My time at university would not have been the same without the huge network of support and friendship I discovered within my sports club. I had never had a proper experience as part of a hard-working sports team to any sort of intensity before I came to university. Within my first year, I was presented the opportunity to enter this alien world of sports teams - this was something that I really didn’t want to miss.
At the Sport and Societies fair, I went to many sports clubs and none of them really grabbed my attention. This was when I was approached by a member of the Blitz American Football team who talked to me about how the club was run and how people were treated within the club. The passion which the representative had for the team and the society as a whole really shone through. This made me sign up on the spot, along with the amount of value the signup fee gave.
The first training session gave us all a feel for a few of the different positions that we could play as well as how the game was played (for the amateurs). I personally had no idea what I was doing and had no idea about the different positions and roles that were available to play. This meant that throughout the session they gave me ideas on what positions I could play and the different techniques which would be required of me. From that point onwards, I was hooked. I loved going to training which was 3 times a week for around 10 hours overall. It gave me a real sense of progression and pride from throwing myself into something new and really getting seeing progress within my style of play
I really wanted to try new things when I came to university and Blitz were the first and probably the most important change in activities that I participated in. Within the first week I met people that I knew I was going to be friends with for years to come. Everyone was extremely welcoming and with the help of the coaches, who were not paid but put their time into it would help no matter how small an issue you were having was. I played quarterback in my first year and, although I did not play much, I loved the training and the well organised socials that we had on a Wednesday. Our club was run very efficiently by the committee and they made sure that all the preparations were done before we started training or a game.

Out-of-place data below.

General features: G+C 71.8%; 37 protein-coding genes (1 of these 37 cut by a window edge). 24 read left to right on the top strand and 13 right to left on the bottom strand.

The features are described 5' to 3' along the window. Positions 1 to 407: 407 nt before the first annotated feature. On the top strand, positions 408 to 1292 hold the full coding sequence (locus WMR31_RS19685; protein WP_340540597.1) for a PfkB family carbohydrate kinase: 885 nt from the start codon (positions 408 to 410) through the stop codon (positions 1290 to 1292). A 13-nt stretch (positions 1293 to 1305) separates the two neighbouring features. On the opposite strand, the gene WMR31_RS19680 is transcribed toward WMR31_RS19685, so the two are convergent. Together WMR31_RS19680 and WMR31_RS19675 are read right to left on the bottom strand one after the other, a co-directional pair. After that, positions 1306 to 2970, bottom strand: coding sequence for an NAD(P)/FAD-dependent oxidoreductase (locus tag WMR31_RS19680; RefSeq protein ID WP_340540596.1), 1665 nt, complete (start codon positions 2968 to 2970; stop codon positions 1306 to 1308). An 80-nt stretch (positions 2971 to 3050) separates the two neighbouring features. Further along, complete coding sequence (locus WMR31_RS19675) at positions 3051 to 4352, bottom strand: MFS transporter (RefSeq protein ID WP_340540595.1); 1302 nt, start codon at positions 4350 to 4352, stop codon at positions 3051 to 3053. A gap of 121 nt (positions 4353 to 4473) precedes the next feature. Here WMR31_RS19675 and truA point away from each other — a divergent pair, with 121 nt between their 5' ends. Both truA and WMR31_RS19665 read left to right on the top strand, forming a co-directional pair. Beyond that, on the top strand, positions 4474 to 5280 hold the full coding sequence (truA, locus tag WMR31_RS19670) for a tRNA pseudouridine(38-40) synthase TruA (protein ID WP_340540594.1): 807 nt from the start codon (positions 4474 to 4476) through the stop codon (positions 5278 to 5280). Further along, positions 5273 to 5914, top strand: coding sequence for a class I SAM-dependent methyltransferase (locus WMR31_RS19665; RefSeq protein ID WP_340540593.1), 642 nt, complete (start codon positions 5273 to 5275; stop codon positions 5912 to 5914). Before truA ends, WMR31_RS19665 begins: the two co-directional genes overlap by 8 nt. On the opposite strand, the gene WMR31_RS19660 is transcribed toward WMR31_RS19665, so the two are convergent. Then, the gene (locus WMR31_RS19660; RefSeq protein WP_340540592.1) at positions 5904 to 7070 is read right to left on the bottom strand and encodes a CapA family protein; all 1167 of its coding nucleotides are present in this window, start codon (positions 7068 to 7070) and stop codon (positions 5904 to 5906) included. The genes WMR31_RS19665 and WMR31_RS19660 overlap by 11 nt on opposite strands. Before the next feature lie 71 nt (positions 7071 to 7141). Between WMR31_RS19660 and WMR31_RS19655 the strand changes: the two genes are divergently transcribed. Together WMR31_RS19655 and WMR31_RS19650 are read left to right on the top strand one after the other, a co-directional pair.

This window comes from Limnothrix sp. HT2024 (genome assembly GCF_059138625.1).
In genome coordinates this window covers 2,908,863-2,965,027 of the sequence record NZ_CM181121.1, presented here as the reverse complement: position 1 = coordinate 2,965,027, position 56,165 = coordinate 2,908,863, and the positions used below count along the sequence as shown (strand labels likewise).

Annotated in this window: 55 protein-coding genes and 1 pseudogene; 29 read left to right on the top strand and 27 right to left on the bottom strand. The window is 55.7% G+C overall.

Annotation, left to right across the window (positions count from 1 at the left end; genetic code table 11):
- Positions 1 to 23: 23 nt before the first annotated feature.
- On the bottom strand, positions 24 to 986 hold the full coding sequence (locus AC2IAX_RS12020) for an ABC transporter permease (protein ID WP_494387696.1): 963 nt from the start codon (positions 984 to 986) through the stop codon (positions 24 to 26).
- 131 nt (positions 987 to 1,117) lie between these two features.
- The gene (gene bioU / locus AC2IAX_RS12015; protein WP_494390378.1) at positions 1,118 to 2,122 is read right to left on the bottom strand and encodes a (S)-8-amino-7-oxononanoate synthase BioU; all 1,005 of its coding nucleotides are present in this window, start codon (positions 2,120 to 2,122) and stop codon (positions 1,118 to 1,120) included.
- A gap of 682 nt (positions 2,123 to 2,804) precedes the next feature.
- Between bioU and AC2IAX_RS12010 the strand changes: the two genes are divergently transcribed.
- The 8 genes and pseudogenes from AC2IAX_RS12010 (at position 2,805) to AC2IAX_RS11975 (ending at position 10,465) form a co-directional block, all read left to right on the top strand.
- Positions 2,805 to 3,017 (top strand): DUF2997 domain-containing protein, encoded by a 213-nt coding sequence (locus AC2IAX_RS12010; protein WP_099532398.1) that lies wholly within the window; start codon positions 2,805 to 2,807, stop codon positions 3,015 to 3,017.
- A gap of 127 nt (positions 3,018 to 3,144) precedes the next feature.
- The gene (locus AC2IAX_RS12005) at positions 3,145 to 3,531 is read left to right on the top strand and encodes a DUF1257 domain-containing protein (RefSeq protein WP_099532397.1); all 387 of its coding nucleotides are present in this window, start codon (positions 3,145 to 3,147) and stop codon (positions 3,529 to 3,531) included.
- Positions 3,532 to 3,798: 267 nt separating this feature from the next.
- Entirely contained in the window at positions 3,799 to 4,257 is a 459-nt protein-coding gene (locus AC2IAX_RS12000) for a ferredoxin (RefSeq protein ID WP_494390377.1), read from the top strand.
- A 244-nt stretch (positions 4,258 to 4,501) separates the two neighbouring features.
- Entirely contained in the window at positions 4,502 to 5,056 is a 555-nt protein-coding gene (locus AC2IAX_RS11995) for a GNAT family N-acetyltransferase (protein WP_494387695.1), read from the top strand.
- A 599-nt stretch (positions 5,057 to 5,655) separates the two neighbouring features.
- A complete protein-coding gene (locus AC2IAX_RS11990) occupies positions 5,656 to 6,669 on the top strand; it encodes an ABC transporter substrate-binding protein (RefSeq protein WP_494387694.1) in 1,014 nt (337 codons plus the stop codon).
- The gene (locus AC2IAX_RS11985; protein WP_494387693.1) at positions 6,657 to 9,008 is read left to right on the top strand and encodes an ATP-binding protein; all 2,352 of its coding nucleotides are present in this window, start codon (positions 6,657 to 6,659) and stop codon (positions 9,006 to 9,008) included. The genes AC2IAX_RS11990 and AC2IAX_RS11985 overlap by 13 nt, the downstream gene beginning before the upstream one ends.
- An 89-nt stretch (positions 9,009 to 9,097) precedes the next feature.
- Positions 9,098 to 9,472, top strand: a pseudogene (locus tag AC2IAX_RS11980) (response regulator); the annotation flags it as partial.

In my second year I was the society health and safety officer which, along with its own challenges, brought huge reward in terms of being an integral part of the safe running of the club and making sure that everyone was fit and any injuries were dealt with.
Being the health and safety officer for the team really gave me a real sense of responsibility towards my friends and team mates. They had to have full confidence that if they had an issue I could fix it or find somewhere that it could be taken care of. This responsibility made me much more organised through having to fill in a lot of paperwork, learning risk assessment skills (that I would also need to use throughout my degree) and arranging ambulance crews which were compulsory at every game. These are skills that I will always find valuable and it is a key point that can, and I have, placed on my CV to show any prospective employers that I have a working knowledge of health and safety.
The ‘Sports and Societies’ experience has given me friends for life and a new appreciation for how much effort goes into running a club and how much students give back to the societies that they are part of. I would say that, outside of academics, the societies are one of the biggest things at university, regardless of what hobbies you have or want to develop!